James Guillory-USA TODAY Sports

How Halak is protecting Bruins’ net with less protection

Matt Kalman
November 02, 2018 - 5:41 pm

A .947 save percentage hasn't been the only thing impressive about goaltender Jaroslav Halak during the Bruins’ 7-3-2 start to the season.

He’s also handling the problems that have come with the smaller chest protector better than many of the rest of NHL goaltenders that have been forced to adhere to new equipment standards.

“I mean it’s one of those things ... they made it smaller, kind of took away the protection for us,” Halak explained to WEEI.com after practice at Warrior Ice Arena on Friday. “I mean thank god I don’t have any bruises, but I feel the pucks more than in the past. ...

“I’m sure companies are working on it to add more protection or something, so the goalies don’t get hurt.”

Halak, who doesn’t wear any extra protection (“just a shirt”) under his chest protector, believes his success despite the equipment failures is more mental than physical.

“I’m not trying to find any negatives about the chest protector or anything. I’m just trying to take it day by day and whenever I get a chance I just try to help the guys,” he said.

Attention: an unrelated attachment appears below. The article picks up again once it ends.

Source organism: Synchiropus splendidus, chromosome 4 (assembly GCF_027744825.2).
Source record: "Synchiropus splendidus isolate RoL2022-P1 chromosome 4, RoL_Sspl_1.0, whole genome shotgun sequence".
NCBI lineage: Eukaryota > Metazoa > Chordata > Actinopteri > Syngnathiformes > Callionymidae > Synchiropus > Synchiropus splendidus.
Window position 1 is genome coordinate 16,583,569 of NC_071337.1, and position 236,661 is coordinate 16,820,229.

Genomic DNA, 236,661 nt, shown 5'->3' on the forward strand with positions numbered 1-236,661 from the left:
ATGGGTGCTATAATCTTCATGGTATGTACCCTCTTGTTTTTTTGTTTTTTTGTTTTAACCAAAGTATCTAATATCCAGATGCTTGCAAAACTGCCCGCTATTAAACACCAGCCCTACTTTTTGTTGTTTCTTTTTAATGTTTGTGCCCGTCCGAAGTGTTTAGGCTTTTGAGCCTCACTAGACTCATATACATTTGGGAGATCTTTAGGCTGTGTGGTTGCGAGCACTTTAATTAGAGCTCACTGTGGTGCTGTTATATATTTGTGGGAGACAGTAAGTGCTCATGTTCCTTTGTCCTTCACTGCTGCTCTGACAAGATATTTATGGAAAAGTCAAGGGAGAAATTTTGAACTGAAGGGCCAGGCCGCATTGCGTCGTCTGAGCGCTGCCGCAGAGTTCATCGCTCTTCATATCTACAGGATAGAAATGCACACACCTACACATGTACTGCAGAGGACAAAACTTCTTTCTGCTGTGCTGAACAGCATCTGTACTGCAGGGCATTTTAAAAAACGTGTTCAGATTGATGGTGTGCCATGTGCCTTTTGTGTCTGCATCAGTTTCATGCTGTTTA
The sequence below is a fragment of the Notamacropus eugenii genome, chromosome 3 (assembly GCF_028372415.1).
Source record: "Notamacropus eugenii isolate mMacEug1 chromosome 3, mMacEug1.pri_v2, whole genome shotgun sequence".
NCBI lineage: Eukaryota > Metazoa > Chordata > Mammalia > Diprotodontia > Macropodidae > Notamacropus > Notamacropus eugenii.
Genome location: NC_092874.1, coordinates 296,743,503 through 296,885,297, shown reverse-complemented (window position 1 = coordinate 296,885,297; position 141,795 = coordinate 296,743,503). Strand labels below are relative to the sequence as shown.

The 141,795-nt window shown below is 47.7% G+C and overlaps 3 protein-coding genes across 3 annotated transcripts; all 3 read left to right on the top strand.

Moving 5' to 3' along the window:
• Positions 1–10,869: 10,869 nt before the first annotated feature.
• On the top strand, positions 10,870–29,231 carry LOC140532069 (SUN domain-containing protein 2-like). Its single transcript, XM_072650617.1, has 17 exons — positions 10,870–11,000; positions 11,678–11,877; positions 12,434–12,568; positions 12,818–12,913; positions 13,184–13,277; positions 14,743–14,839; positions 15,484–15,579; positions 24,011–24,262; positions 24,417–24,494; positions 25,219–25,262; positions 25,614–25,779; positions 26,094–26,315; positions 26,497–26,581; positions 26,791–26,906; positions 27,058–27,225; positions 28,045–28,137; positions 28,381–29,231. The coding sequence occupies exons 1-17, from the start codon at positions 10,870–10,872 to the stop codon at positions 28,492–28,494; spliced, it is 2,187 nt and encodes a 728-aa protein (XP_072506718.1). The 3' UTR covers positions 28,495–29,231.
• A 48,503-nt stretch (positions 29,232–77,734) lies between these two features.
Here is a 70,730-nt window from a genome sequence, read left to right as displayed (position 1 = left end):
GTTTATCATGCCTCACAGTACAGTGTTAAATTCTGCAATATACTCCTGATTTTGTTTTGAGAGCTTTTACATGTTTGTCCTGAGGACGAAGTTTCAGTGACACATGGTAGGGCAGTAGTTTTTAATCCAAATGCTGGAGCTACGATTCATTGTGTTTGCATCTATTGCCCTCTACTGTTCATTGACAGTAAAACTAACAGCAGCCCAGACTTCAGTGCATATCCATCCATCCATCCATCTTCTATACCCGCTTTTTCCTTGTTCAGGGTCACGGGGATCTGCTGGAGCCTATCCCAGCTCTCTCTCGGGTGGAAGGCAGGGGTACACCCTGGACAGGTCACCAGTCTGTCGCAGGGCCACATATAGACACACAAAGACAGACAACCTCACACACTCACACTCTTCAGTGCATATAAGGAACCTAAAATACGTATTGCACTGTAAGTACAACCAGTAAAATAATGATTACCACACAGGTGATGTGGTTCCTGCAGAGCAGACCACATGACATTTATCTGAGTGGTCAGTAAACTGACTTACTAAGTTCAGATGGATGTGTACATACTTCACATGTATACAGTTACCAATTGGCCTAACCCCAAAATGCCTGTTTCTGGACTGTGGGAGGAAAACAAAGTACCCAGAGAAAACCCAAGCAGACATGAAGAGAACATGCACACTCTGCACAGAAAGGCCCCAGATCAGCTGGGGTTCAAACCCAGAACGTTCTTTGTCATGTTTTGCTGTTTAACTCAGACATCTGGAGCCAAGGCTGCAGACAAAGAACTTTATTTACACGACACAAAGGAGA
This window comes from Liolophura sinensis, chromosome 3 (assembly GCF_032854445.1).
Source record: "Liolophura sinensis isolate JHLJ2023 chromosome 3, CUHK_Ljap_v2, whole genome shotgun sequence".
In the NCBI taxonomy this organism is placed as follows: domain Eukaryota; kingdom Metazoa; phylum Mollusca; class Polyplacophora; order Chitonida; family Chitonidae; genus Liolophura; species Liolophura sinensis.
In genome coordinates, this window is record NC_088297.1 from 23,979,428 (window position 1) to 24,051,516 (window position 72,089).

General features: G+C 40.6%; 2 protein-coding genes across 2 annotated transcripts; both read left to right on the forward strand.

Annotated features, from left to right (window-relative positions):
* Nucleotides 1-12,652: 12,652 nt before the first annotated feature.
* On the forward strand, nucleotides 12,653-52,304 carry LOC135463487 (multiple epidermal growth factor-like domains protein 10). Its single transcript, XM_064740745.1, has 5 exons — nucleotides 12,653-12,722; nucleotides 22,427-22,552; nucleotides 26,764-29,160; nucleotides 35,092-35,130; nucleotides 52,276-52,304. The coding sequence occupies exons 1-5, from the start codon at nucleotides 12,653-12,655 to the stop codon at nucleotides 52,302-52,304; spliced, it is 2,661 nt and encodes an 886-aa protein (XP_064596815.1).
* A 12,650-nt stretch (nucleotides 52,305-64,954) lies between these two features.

Halak, who will get his second straigt start and seventh start in the Bruins’ first 13 games when Boston visits Nashville on Saturday, said he takes a similar mental approach to handling the holes that have opened up around him in the smaller equipment. Some goalies are finding it more difficult to make saves on pucks shot under their arms.

“It’s like with everything, like if you start focusing on that then it’s going to go in no matter what you do. So I’m not trying to overthink anything right now,” he said.

The “Zen of Halak” has helped the goaltender fare well this season. He signed with the Bruins with the intention of taking advantage of whatever playing time he received, and he’s done just that while not worrying about when his next start will come. The way he's playing, he's going to be in more often than not, but he's chill regardless.

“I said I’m just coming here to help anyway I can and whenever I get a chance I’ll try to do my best. Like I said, day by day, I think that’s the whole thing. You don’t want to look too far ahead or look at what happened in the past, just got to live in the present,” he said.

Now 33, Halak admitted getting older has allowed him to live in the present more. And the Bruins have provided an environment for his stress-free approach to thrive.

“I mean you know we’ve got a great group of guys,” said Halak, a native of Slovakia, “and it always helps I’ve got Zee here, and Krech, Pasta, I mean it helps a lot to have someone that you can speak to in the same language.”

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